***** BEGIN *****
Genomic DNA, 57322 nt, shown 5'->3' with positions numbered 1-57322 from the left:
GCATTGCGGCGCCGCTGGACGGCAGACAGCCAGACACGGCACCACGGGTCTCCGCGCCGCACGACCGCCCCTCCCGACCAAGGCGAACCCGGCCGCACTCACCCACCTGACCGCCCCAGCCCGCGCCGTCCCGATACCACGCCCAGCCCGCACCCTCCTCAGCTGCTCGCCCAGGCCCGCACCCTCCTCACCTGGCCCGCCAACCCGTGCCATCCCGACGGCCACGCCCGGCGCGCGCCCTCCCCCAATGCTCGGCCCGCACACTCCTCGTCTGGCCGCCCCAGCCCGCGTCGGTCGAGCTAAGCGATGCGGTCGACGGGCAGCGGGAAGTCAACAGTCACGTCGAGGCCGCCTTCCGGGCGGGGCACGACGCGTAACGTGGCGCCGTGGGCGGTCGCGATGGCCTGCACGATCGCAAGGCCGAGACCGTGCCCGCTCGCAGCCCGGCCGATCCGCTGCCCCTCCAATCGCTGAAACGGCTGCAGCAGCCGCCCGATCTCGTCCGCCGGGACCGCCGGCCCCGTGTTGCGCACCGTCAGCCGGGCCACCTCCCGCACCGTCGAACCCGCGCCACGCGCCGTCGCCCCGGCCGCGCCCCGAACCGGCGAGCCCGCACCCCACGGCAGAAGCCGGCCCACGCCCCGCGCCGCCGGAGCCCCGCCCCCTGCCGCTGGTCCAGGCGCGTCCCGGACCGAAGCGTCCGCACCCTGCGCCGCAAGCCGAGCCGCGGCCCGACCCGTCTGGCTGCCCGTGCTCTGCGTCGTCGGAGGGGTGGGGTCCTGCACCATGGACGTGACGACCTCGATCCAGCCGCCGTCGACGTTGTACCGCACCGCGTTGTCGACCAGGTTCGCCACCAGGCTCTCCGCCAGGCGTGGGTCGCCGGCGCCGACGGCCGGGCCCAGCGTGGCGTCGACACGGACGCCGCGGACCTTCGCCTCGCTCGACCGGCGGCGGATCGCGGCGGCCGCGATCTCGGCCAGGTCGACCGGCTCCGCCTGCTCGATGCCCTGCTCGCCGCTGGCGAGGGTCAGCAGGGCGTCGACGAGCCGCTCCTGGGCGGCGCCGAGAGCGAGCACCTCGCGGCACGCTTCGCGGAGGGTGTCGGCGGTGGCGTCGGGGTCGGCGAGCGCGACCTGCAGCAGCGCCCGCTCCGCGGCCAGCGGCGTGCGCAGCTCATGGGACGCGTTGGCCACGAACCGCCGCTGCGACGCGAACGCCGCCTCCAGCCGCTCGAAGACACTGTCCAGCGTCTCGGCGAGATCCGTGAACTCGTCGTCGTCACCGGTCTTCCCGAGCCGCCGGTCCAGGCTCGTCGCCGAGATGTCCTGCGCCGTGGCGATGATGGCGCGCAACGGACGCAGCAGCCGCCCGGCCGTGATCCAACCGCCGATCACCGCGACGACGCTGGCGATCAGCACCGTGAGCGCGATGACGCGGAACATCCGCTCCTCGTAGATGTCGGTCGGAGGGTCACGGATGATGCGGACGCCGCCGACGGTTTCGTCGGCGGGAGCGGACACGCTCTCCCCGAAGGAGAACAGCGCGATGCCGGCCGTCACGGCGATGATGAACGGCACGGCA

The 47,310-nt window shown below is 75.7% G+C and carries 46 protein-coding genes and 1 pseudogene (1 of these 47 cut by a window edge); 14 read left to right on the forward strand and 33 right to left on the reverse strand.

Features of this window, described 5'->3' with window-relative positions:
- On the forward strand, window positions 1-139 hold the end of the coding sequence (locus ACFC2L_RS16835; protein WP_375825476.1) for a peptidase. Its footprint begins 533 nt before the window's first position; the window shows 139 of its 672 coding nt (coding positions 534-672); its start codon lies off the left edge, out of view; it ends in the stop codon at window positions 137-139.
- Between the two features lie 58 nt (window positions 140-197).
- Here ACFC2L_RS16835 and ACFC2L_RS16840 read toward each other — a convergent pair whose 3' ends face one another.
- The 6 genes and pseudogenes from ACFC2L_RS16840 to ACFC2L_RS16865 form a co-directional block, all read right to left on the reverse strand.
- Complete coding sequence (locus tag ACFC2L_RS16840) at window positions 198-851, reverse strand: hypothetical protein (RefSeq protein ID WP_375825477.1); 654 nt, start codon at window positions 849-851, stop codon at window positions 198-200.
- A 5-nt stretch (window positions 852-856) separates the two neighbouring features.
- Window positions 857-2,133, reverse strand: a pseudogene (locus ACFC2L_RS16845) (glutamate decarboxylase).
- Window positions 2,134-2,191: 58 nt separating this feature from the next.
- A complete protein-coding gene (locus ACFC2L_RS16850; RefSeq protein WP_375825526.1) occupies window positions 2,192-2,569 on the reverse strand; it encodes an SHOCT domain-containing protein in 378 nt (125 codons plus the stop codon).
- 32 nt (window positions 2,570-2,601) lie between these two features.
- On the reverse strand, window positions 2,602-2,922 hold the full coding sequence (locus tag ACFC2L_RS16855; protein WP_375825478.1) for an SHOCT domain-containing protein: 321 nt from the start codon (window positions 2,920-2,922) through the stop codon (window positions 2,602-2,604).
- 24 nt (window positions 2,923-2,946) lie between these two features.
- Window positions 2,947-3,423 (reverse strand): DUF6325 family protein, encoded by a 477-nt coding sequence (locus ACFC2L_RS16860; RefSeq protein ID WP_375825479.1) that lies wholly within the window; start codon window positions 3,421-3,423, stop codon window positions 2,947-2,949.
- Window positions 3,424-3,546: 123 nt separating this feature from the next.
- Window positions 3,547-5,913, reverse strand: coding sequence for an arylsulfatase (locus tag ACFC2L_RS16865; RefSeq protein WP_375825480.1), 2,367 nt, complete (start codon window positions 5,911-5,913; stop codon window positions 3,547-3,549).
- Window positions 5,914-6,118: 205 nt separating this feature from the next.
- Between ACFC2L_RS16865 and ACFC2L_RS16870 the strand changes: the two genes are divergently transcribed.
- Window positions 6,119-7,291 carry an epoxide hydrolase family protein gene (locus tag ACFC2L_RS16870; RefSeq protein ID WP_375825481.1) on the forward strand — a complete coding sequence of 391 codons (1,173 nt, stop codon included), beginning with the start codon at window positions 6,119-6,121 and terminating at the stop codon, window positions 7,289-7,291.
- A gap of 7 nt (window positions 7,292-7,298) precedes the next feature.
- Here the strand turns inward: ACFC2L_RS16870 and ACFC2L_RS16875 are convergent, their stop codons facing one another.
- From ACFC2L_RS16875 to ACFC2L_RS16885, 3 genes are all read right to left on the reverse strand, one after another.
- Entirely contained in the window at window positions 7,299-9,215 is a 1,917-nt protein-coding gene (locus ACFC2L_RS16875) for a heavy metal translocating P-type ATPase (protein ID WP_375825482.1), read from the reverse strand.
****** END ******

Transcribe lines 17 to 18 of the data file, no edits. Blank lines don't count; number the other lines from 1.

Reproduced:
- Window positions 2,947-3,423 (reverse strand): DUF6325 family protein, encoded by a 477-nt coding sequence (locus ACFC2L_RS16860; RefSeq protein ID WP_375825479.1) that lies wholly within the window; start codon window positions 3,421-3,423, stop codon window positions 2,947-2,949.
- Window positions 3,424-3,546: 123 nt separating this feature from the next.